By ROBERT PEASE
It has been nearly a year since the announced merger of IXC Communications and Cincinnati Bell to form Broadwing Inc. with a pro mise of becoming a premier coast-to-coast integrated-communications provider. President and CEO Richard Ellenberger insisted Broadwing would be different from its competitors, focusing on the customer.
Broadwing leveraged IXC's long-haul fiber-optic backbone network, including the Gemini 2000 OC-48 (2.4-Gbit/sec) Internet backbone, to increase its geographical reach. IXC was struggling to continue its backbone build-out because of limited capital, managerial problems, and a general inability to gain traction in the market. But despite its problems, Ellenberger saw a quality national network he could marry to Cincinnati Bell's solid reputation, financial and managerial strengths, and back-office systems to create a stronger combined entity. The complementary companies presented a good opportunity to establish a very strong position in wholesale and retail telecommunications.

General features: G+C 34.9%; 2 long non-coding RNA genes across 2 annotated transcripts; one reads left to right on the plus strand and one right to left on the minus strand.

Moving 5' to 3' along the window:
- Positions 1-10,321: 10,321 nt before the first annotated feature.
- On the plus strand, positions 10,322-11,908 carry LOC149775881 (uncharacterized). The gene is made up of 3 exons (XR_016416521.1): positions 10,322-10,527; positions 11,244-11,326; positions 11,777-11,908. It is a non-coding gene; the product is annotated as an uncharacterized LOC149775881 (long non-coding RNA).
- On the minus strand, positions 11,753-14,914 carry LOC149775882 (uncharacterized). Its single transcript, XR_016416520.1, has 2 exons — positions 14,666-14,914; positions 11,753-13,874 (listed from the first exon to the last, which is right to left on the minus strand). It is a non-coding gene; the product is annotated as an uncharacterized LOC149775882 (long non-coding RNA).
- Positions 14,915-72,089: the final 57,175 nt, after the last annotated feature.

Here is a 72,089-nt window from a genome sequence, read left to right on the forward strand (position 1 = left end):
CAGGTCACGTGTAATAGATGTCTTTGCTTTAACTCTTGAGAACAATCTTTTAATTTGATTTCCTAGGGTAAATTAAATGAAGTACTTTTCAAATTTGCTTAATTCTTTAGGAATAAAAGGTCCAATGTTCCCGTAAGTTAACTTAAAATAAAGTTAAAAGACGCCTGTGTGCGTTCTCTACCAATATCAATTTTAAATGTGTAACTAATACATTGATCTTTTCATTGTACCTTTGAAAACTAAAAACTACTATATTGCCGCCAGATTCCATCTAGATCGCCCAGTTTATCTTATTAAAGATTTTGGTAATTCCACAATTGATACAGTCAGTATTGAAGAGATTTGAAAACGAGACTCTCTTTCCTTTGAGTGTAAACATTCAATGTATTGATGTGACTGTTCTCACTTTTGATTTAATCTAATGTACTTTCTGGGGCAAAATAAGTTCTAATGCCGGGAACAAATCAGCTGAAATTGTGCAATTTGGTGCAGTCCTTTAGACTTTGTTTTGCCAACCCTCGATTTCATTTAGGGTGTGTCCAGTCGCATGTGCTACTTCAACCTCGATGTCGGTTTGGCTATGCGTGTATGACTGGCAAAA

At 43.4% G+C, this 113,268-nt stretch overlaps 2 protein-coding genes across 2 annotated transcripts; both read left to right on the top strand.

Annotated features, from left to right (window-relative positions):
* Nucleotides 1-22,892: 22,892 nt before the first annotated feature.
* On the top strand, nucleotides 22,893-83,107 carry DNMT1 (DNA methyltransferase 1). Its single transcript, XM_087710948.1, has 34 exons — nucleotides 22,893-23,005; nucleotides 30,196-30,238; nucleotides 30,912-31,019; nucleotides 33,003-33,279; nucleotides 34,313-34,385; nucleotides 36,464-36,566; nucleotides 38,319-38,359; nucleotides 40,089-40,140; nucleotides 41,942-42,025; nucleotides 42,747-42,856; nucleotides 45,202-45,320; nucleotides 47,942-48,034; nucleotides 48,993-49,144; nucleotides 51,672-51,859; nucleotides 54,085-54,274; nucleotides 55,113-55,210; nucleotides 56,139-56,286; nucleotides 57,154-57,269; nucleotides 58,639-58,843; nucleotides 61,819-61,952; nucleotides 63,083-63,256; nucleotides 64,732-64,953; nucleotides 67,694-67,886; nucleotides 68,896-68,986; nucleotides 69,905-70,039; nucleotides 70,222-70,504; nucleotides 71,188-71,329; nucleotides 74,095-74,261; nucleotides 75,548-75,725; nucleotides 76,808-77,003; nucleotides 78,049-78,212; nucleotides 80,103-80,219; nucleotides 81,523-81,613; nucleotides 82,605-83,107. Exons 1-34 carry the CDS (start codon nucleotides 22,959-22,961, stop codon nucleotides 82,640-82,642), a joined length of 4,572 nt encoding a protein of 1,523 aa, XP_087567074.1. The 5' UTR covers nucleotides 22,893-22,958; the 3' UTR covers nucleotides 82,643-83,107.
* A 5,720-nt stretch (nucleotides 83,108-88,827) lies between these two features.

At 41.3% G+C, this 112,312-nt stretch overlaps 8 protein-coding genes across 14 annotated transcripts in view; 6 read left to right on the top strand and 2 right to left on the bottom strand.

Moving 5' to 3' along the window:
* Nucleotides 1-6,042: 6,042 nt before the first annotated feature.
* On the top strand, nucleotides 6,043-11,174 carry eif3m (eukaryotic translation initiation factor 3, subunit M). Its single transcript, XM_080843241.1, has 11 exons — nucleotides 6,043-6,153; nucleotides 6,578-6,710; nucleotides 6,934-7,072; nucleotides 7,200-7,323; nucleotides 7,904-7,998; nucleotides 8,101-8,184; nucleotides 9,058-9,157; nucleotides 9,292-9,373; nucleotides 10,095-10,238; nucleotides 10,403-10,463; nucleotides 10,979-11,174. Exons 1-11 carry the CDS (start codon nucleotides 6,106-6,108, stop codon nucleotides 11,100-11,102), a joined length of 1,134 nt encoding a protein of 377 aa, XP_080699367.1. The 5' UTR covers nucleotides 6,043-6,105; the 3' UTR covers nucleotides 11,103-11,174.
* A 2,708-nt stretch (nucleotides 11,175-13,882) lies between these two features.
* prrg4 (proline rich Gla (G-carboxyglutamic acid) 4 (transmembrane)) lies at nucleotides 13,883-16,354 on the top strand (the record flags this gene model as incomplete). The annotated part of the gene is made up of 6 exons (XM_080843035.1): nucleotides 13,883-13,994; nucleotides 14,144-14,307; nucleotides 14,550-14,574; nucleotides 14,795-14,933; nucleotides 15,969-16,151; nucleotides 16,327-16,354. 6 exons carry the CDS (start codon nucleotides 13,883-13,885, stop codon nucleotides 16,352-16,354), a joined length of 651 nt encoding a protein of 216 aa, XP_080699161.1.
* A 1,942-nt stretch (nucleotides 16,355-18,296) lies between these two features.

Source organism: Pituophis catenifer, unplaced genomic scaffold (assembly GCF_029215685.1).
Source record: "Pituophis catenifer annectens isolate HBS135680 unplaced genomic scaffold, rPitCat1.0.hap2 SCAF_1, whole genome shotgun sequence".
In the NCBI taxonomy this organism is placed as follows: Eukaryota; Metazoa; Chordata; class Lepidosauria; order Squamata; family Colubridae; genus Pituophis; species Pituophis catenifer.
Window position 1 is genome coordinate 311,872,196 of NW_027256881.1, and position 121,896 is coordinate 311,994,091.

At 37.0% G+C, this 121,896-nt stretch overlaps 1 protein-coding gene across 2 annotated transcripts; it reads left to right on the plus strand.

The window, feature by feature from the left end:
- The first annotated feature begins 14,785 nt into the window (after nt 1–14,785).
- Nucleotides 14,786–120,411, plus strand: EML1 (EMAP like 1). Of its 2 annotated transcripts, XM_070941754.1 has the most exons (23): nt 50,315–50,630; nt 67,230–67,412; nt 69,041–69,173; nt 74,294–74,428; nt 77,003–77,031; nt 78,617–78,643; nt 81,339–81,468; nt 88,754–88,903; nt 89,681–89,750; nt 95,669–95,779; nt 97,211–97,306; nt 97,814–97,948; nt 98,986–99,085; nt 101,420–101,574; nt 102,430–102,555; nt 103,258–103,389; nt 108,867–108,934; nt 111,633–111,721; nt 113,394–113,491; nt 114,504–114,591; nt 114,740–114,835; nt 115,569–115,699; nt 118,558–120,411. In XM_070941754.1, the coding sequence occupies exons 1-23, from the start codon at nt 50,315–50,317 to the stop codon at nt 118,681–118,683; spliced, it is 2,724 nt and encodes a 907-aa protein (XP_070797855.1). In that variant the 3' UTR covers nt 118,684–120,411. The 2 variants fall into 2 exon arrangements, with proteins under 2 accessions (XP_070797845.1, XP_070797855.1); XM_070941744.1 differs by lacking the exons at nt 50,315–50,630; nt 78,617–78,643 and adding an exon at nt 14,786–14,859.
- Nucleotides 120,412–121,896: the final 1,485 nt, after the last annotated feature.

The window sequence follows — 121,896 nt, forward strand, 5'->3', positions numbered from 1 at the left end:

Ellenberger, in a statement during the unveiling of Broadwing, stated that "with communications mergers seemingly a daily occurrence, one critical item that seems to be lost in the rush to create 'super carriers,' cut jobs, and stifle innovation is the customer." He pointed out that customers "are telling us that the landscape is littered with broken promises and uninspired thinking when it comes to enabling them to think ahead of their own customer needs to maintain an advantage in the markets they serve."
Now, months after Cincinnati Bell took over a struggling IXC, is the new company living up to the expectations of investors, analysts, and most importantly, its customers? In a recent announcement about customer satisfaction, Broadwing offered customers a service guarantee for installation. Basically, if a customer's circuit isn't delivered within 45 business days following the order, the customer is issued a month's free service. If Broadwing's service is more than 31 days late, two months of free service is received. If nothing else, the guarantee serves to show Broadwing's intent to build relationships with new and existing customers amid stiff competition. That was a major concern cited by the Yankee Group, a Massachusetts-based telecommunications industry analyst and consulting firm.